In addition to potential penalties for compliance failures under FLSA, employers may also face penalties in connection with the failure to timely remit the employer portion of taxes, which includes federal income tax, Social Security and Medicare taxes and Federal Unemployment Tax. Generally, employers must send employment tax deposits to the IRS on a monthly or semi-weekly schedule (and in some instances more rapidly). There are penalties for untimely, incorrect or improperly paid employment taxes, imposed based on the number of days such taxes are overdue. Furthermore, employee earnings that are withheld by employers for the benefit of taxing authorities—so called “trust fund taxes”—also must be timely remitted to the IRS, and the failure to do so can give rise to personal liability of officers, directors and other persons or entities responsible for the collection and accounting for those taxes.
FLSA also imposes personal liability on officers and directors for wage and overtime violations under certain circumstances. An “employer” for purposes of the FLSA includes “any person acting directly or indirectly in the interest of an employer in relation to an employee.” Courts have interpreted this to include persons who exercise significant operational control over corporate affairs, irrespective of whether persons were directly responsible for the violations. In determining whether to impose personal liability on an officer or director, courts will consider, among other things, whether the person (a) has the power to hire and fire employees, (b) supervises and controls employee work schedules or conditions of employment, (c) determines the rate and method of compensation or (d) maintains employment records.
State Wage Laws
In addition to complying with wage payment obligations under FLSA, employers must also comply with applicable state wage laws or risk additional fines and penalties. Unlike FLSA, many states impose specific intervals for paying employees (e.g., weekly, bi-weekly, etc.), which may vary depending on an employee’s role or function or the industry in which they work. For example, under New York law, absent an exemption, manual workers are required to be paid weekly and sales commission employees are required to be paid at least monthly. Penalties for failing to comply with state wage laws vary by state and can include liquidated damages and attorneys’ fees. In certain states, such as California, New York and Texas, officers, directors and, in certain cases large shareholders, may be held personally liable for violations of applicable state wage laws. See the Appendix to this alert for a brief summary of select state wage laws.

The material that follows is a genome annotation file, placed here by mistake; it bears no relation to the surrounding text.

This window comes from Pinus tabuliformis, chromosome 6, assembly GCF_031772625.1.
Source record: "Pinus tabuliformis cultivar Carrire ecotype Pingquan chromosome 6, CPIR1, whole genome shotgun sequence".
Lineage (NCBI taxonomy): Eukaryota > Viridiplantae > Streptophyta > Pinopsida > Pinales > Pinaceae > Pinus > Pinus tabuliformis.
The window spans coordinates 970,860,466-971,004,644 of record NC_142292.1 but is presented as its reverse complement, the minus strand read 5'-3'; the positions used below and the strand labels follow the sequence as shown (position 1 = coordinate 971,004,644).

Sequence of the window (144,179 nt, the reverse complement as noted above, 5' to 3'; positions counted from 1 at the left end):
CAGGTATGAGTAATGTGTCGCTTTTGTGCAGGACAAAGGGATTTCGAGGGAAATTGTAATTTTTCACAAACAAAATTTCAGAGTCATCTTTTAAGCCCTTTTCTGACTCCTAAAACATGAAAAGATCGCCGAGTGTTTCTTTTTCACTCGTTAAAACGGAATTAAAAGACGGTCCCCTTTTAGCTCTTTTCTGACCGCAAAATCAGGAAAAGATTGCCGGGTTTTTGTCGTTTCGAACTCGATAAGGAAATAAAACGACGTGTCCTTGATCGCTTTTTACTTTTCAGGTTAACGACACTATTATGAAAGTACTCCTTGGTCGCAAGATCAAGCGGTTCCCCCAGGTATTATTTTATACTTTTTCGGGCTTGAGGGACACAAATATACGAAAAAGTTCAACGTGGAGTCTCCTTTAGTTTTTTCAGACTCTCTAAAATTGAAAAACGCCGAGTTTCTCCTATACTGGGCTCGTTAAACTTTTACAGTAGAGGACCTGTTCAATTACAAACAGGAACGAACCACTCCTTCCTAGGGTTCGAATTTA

Health Plan Modification and Termination Considerations
Absent contractual requirements, employers offer health benefits on a voluntary basis. Although the Affordable Care Act imposes penalties on covered employers for not providing coverage, federal law does not require employers to offer health coverage to their employees, nor does it generally prevent employers from cutting or reducing benefits. However, employers considering modifying or terminating health plan coverage for their employees may have to take certain steps (such as providing advance notice). For example, under the Employee Retirement Income Security Act of 1974, as amended (“ERISA”), employers are required to provide 60-days’ notice of any “material modification” (which is not defined by ERISA, and ultimately is a court determination should there be related litigation) to sponsored health-plans. Before reducing or terminating health plan coverage for employees, employers should contact their benefit plan administrators to confirm whether there are any restrictions for reducing or terminating health benefit coverage for employees and any notice requirements in connection with such reduction or termination.